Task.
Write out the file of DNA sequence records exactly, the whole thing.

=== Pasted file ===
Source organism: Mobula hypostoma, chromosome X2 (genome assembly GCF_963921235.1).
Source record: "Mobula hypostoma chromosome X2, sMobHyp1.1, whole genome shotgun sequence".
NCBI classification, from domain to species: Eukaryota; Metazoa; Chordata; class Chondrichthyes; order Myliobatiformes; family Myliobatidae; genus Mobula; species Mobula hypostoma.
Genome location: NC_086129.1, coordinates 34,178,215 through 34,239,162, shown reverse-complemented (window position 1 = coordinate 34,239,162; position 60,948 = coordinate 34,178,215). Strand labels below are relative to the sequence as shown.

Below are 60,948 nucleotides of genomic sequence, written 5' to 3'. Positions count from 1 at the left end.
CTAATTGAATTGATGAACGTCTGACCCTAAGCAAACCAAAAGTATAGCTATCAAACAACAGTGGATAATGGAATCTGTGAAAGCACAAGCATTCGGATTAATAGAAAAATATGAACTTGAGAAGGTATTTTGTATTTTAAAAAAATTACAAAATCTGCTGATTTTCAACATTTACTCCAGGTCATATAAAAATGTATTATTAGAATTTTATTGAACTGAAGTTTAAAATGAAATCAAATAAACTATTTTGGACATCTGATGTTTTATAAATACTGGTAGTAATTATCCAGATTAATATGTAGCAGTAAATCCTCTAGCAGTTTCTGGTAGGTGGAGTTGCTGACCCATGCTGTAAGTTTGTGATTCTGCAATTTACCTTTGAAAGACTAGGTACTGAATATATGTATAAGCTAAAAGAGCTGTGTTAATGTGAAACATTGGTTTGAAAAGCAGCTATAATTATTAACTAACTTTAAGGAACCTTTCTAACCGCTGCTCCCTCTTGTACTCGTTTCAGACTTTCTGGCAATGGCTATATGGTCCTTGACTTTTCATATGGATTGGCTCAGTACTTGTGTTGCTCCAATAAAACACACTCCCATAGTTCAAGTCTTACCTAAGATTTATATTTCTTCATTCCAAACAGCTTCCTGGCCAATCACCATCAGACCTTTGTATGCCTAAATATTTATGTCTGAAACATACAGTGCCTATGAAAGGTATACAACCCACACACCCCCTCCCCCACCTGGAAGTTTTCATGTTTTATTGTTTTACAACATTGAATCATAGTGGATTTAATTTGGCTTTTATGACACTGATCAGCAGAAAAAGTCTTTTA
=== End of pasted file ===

Source organism: Mobula hypostoma, chromosome X2 (genome assembly GCF_963921235.1).
Source record: "Mobula hypostoma chromosome X2, sMobHyp1.1, whole genome shotgun sequence".
NCBI classification, from domain to species: Eukaryota; Metazoa; Chordata; class Chondrichthyes; order Myliobatiformes; family Myliobatidae; genus Mobula; species Mobula hypostoma.
Genome location: NC_086129.1, coordinates 34,178,215 through 34,239,162, shown reverse-complemented (window position 1 = coordinate 34,239,162; position 60,948 = coordinate 34,178,215). Strand labels below are relative to the sequence as shown.

Below are 60,948 nucleotides of genomic sequence, written 5' to 3'. Positions count from 1 at the left end.
CTAATTGAATTGATGAACGTCTGACCCTAAGCAAACCAAAAGTATAGCTATCAAACAACAGTGGATAATGGAATCTGTGAAAGCACAAGCATTCGGATTAATAGAAAAATATGAACTTGAGAAGGTATTTTGTATTTTAAAAAAATTACAAAATCTGCTGATTTTCAACATTTACTCCAGGTCATATAAAAATGTATTATTAGAATTTTATTGAACTGAAGTTTAAAATGAAATCAAATAAACTATTTTGGACATCTGATGTTTTATAAATACTGGTAGTAATTATCCAGATTAATATGTAGCAGTAAATCCTCTAGCAGTTTCTGGTAGGTGGAGTTGCTGACCCATGCTGTAAGTTTGTGATTCTGCAATTTACCTTTGAAAGACTAGGTACTGAATATATGTATAAGCTAAAAGAGCTGTGTTAATGTGAAACATTGGTTTGAAAAGCAGCTATAATTATTAACTAACTTTAAGGAACCTTTCTAACCGCTGCTCCCTCTTGTACTCGTTTCAGACTTTCTGGCAATGGCTATATGGTCCTTGACTTTTCATATGGATTGGCTCAGTACTTGTGTTGCTCCAATAAAACACACTCCCATAGTTCAAGTCTTACCTAAGATTTATATTTCTTCATTCCAAACAGCTTCCTGGCCAATCACCATCAGACCTTTGTATGCCTAAATATTTATGTCTGAAACATACAGTGCCTATGAAAGGTATACAACCCACACACCCCCTCCCCCACCTGGAAGTTTTCATGTTTTATTGTTTTACAACATTGAATCATAGTGGATTTAATTTGGCTTTTATGACACTGATCAGCAGAAAAAGTCTTTTA